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Track Ruth Ellen

Your Say


Crucial Fact

  • Her favourite word is farmers.

NDP MP for Berthier—Maskinongé (Québec)

Won her last election, in 2015, with 42% of the vote.

Statements in the House

International Trade June 19th, 2017

Mr. Speaker, the Prime Minister needs to stop repeating his talking points and reassure Canadians once and for all.

The Liberals cannot continue to hold Canadians in the dark when it comes to the renegotiation of NAFTA. Workers throughout the country are quickly losing confidence in the Liberal government and its ability to negotiate a good trade deal in their interest. In less than a month, the U.S. will reveal its final priorities, and still, deafening silence from the government side.

Canadians deserve a government that will stand up and fight for their jobs, so when will the government release its plans on the renegotiation of NAFTA?

International Trade June 19th, 2017

Mr. Speaker, the Premier of Quebec will be in Washington today to talk about the NAFTA negotiations, and many Quebec mayors have already done likewise. Elected officials in Quebec no longer have any confidence in the federal government to conduct these negotiations.

I do not blame them after the government's failure to properly address the softwood lumber and diafiltered milk issues. Unlike those of the federal government, Quebec's priorities are clear: protect good jobs, protect supply management, and resolve the softwood lumber issue.

When will the government tell us what its priorities are for the renegotiation of NAFTA?

Dairy Industry June 14th, 2017

Mr. Speaker, someone should tell that to Martha Hall Findlay.

The Liberals promised dairy and cheese producers compensation for losses incurred as a result of CETA. Instead, they announced a transition program that does even cover the projected losses.

The program is so disappointing to Quebec's dairy producers that the official opposition in Quebec City is asking for a six-month delay to give the federal government time to come to its senses.

Can the Prime Minister confirm today that he will fully compensate the dairy and cheese industry, yes or no?

International Trade June 12th, 2017

Mr. Speaker, the President of the United States has set NAFTA renegotiation in motion, but Canadians are in the dark about the Liberals' plan.

The Liberals broke their promise to protect our supply management system, so producers and Canadians no longer trust them. There is no meaningful compensation in CETA, the comprehensive economic and trade agreement between Canada and the European Union, for diafiltered milk, $131 million in goods will be imported duty-free, and the list goes on.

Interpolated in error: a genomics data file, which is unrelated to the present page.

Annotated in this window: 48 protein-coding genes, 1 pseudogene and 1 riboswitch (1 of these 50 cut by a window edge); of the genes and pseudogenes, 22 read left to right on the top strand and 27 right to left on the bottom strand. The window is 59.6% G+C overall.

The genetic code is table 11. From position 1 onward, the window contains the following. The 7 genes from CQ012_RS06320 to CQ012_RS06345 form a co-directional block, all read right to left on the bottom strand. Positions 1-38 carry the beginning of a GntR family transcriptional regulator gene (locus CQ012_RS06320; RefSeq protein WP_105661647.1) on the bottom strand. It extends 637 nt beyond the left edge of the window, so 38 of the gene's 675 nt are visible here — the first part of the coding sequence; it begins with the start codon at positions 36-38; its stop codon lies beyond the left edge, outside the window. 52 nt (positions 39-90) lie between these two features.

During negotiations, will the government finally take a stand and protect Canadian jobs in supply-managed sectors?

Agriculture and Agrifood June 9th, 2017

Mr. Speaker, it has been nearly three years since farmers lost their preferential status under the United States' Perishable Agricultural Commodities Act, and they have been losing significant amounts of money for even longer than that because of this Liberal government's inaction. This issue, which has now been transferred to the Minister of Innovation, is being bounced around like a hot potato.

Our fruit and vegetable producers are tired of the government playing ping-pong with their industry.

When will the government take its responsibilities seriously and implement a payment protection system for fruit and vegetable producers?

Dairy Industry June 8th, 2017

Mr. Speaker, with less than a month to go before the comprehensive economic and trade agreement, or CETA, comes into force, we still have no clue how the transition plan or the tariff quotas will work.

The Liberals promised to fully compensate the dairy industry for losses incurred as a result of CETA, but the amounts announced fall far short, so much so that the Quebec government says it is prepared to delay CETA’s implementation as long as there is no real compensation for the dairy industry.

When will the government act, stand up and compensate the dairy industry for losses caused by CETA?

Taxation June 5th, 2017

Mr. Speaker, in its latest budget, the government announced changes that will raise the excise tax on alcoholic beverages. This change will hurt the beer, wine, and spirits industry.

Our wine makers are already subject to one of the highest tax rates in the world, and they are already feeling the pinch from CETA. This increase will jeopardize many Canadian jobs.

Why are the Liberals hurting these industries? Why did they not consult them? It is not too late. They can still cancel these changes.